In recent years, Japanese sports cars seemed to be an endangered species. Honda discontinued the S2000 and the Acura NSX this decade. Toyota hasn't had a real sports car since the MR2, while Nissan's entrant, the GT-R, is too pricey for most mortals. The ubiquitous Mazda Miata became the last car standing.
With the 2011 CR-Z, Honda attempts to reintroduce the Japanese sports car, giving it a green edge to make it more welcome in a newly energy-conscious market. The result is a unique-looking and very tossable car with a body style that echoes that of the Honda CR-X, which ceased production in 1991.
But the CR-Z relies on Honda's Integrated Motor Assist (IMA) gas-electric hybrid system, which has never been particularly efficient and suffers from very rough driving characteristics. Looking at fuel economy and power output numbers, Honda's hybrid system offers little advantage over a high-revving, low-displacement pure gas engine.
Honda gives the CR-Z a futuristic dashboard that should appeal to the marque's fans. Adorned with the kind of accent lighting found at auto parts stores for pimped rides, this dashboard's only analog feature is the tachometer. And even that comes embedded with a digital speedometer and an ambient light ring that changes color based on driving style.
Ambient lighting on the instrument panel goes from green to blue to red, depending on driving style.
The instrumentation may look like it got here by time travel, but the navigation next to it is clearly from the past. DVD-based maps appear only in 2D, and show poor resolution, with jagged street names and lines. Forget current amenities such as traffic overlays; the CR-Z's maps only offer the most basic information. This navigation system is, essentially, the same equipment Honda has been offering for many years.
The CR-Z's voice command system is also a relic of Honda's past, but as that system was cutting-edge when it came out, it still holds its own against competitors. This system offers good control over navigation, and responds to questions such as, "What time is it?"
But as has been the problem with other Honda models, the CR-Z uses two separate voice command systems, with two sets of buttons, one for navigation and other car functions, and one for the phone system. The buttons pile on each other between the left spokes of the steering wheel.
The phone system shows more recent technology than the navigation system, as it can import a paired phone's contact list. The interface for looking up contacts is not the most usable for drivers, as it uses a search paradigm rather than a simple list of names.
As with other Honda vehicles that use this head unit, getting at the CD player involves opening up the LCD, not the most elegant arrangement. And indicative of the age of this equipment is the PC Card slot behind the LCD, an audio source that never caught on in cars, or anywhere else for that matter.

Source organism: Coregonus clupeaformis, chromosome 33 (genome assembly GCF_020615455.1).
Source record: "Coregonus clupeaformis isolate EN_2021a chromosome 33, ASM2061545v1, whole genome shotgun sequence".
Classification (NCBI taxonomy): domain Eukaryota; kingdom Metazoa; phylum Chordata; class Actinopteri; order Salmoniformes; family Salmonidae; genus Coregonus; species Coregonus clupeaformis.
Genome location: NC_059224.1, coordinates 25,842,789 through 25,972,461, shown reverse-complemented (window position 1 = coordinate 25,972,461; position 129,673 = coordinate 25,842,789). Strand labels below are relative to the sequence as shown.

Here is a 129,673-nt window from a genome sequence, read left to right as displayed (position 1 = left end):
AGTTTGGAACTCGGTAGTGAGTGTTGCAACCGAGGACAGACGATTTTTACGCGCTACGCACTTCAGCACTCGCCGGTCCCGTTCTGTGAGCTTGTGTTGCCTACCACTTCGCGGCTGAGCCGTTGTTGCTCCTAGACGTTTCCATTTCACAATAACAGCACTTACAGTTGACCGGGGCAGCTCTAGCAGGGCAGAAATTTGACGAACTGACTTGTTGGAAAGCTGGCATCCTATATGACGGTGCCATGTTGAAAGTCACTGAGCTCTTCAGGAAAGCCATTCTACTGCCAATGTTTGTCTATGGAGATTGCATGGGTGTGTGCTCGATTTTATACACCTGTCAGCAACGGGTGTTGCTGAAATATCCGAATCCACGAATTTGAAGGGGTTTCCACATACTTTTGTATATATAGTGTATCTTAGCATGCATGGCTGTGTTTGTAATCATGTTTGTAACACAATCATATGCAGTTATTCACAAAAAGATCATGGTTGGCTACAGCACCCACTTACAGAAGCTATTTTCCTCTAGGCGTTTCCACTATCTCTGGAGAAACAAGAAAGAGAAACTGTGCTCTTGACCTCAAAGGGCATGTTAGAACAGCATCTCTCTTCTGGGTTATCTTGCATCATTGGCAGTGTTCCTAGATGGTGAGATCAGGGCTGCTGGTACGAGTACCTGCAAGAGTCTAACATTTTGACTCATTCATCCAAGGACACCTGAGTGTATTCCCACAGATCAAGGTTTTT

The head unit LCD motors open, revealing a CD and PC Card slot.
Honda included a USB pigtail, sticking out of a compartment under the head unit. Along with USB drives, that pigtail works with an iPod. The iPod integration works well, and most people buying a CR-Z would probably rely on it or the XM satellite radio instead of CDs.
The audio system is also a little better than you would expect from an economy car. Along with six speakers, Honda has fitted it with a subwoofer and 360-watt amp, anticipating that a CR-Z buyer would enjoy music. Although not really audiophile quality, this system is better than average, the amp making a big difference with its powerful output. The subwoofer serves to enrich the music without being intrusive.
Although the CR-Z has an LCD for navigation, there is no back-up camera option, something that would benefit even a car this small. With the car's styling, the rear hatch window is nearly horizontal, while a smaller, tinted window below the lip of the hatch provides minimal rearward visibility. The side visibility also seemed a hampered by the body of the car, with largish blind spots. However, Honda does not offer a blind-spot detection system.
Besides the instrument panel, the really innovative thing about the CR-Z is its hybrid system. Or, more to the point, Honda's packing of a hybrid system into a two-seater sports car. The hybrid system itself is not new, just the same 1.5-liter, four-cylinder engine with electric motor boost offered in the .